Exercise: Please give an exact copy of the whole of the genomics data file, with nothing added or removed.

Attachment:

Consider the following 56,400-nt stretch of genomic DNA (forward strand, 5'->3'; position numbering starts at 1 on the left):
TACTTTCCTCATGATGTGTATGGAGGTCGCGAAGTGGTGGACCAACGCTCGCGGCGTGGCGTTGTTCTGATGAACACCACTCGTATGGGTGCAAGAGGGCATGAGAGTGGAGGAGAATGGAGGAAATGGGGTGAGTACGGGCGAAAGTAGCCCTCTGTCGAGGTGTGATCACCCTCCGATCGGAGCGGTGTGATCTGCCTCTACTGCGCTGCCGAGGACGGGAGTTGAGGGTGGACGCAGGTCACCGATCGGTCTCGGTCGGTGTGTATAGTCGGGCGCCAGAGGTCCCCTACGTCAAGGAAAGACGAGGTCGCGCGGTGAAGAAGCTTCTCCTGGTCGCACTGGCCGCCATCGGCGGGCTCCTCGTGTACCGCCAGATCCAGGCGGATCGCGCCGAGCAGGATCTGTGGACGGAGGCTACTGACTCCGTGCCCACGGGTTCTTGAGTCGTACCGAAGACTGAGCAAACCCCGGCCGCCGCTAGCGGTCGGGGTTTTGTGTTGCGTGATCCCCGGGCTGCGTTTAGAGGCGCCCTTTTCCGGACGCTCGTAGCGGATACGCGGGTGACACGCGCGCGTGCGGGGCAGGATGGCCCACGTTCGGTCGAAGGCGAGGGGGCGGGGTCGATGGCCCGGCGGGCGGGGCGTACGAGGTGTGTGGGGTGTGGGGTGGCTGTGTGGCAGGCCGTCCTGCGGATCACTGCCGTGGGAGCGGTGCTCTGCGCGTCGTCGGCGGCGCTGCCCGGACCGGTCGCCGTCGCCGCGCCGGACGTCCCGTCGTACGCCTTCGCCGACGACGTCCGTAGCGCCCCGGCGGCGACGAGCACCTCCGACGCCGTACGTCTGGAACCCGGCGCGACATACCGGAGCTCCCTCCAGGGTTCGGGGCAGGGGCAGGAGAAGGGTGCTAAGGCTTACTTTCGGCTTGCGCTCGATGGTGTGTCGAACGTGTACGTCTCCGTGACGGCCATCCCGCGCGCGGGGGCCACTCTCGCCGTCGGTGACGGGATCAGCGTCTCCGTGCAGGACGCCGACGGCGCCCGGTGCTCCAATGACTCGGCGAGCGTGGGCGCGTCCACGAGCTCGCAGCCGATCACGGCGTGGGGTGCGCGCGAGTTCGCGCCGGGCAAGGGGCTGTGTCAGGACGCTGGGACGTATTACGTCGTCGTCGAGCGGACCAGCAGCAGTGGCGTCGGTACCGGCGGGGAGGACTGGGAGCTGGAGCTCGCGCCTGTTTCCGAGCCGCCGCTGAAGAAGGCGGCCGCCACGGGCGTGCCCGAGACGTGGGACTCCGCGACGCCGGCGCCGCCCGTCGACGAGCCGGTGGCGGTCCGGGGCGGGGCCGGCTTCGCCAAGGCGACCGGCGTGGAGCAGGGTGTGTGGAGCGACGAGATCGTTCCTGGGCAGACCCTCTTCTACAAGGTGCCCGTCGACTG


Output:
Consider the following 56,400-nt stretch of genomic DNA (forward strand, 5'->3'; position numbering starts at 1 on the left):
TACTTTCCTCATGATGTGTATGGAGGTCGCGAAGTGGTGGACCAACGCTCGCGGCGTGGCGTTGTTCTGATGAACACCACTCGTATGGGTGCAAGAGGGCATGAGAGTGGAGGAGAATGGAGGAAATGGGGTGAGTACGGGCGAAAGTAGCCCTCTGTCGAGGTGTGATCACCCTCCGATCGGAGCGGTGTGATCTGCCTCTACTGCGCTGCCGAGGACGGGAGTTGAGGGTGGACGCAGGTCACCGATCGGTCTCGGTCGGTGTGTATAGTCGGGCGCCAGAGGTCCCCTACGTCAAGGAAAGACGAGGTCGCGCGGTGAAGAAGCTTCTCCTGGTCGCACTGGCCGCCATCGGCGGGCTCCTCGTGTACCGCCAGATCCAGGCGGATCGCGCCGAGCAGGATCTGTGGACGGAGGCTACTGACTCCGTGCCCACGGGTTCTTGAGTCGTACCGAAGACTGAGCAAACCCCGGCCGCCGCTAGCGGTCGGGGTTTTGTGTTGCGTGATCCCCGGGCTGCGTTTAGAGGCGCCCTTTTCCGGACGCTCGTAGCGGATACGCGGGTGACACGCGCGCGTGCGGGGCAGGATGGCCCACGTTCGGTCGAAGGCGAGGGGGCGGGGTCGATGGCCCGGCGGGCGGGGCGTACGAGGTGTGTGGGGTGTGGGGTGGCTGTGTGGCAGGCCGTCCTGCGGATCACTGCCGTGGGAGCGGTGCTCTGCGCGTCGTCGGCGGCGCTGCCCGGACCGGTCGCCGTCGCCGCGCCGGACGTCCCGTCGTACGCCTTCGCCGACGACGTCCGTAGCGCCCCGGCGGCGACGAGCACCTCCGACGCCGTACGTCTGGAACCCGGCGCGACATACCGGAGCTCCCTCCAGGGTTCGGGGCAGGGGCAGGAGAAGGGTGCTAAGGCTTACTTTCGGCTTGCGCTCGATGGTGTGTCGAACGTGTACGTCTCCGTGACGGCCATCCCGCGCGCGGGGGCCACTCTCGCCGTCGGTGACGGGATCAGCGTCTCCGTGCAGGACGCCGACGGCGCCCGGTGCTCCAATGACTCGGCGAGCGTGGGCGCGTCCACGAGCTCGCAGCCGATCACGGCGTGGGGTGCGCGCGAGTTCGCGCCGGGCAAGGGGCTGTGTCAGGACGCTGGGACGTATTACGTCGTCGTCGAGCGGACCAGCAGCAGTGGCGTCGGTACCGGCGGGGAGGACTGGGAGCTGGAGCTCGCGCCTGTTTCCGAGCCGCCGCTGAAGAAGGCGGCCGCCACGGGCGTGCCCGAGACGTGGGACTCCGCGACGCCGGCGCCGCCCGTCGACGAGCCGGTGGCGGTCCGGGGCGGGGCCGGCTTCGCCAAGGCGACCGGCGTGGAGCAGGGTGTGTGGAGCGACGAGATCGTTCCTGGGCAGACCCTCTTCTACAAGGTGCCCGTCGACTG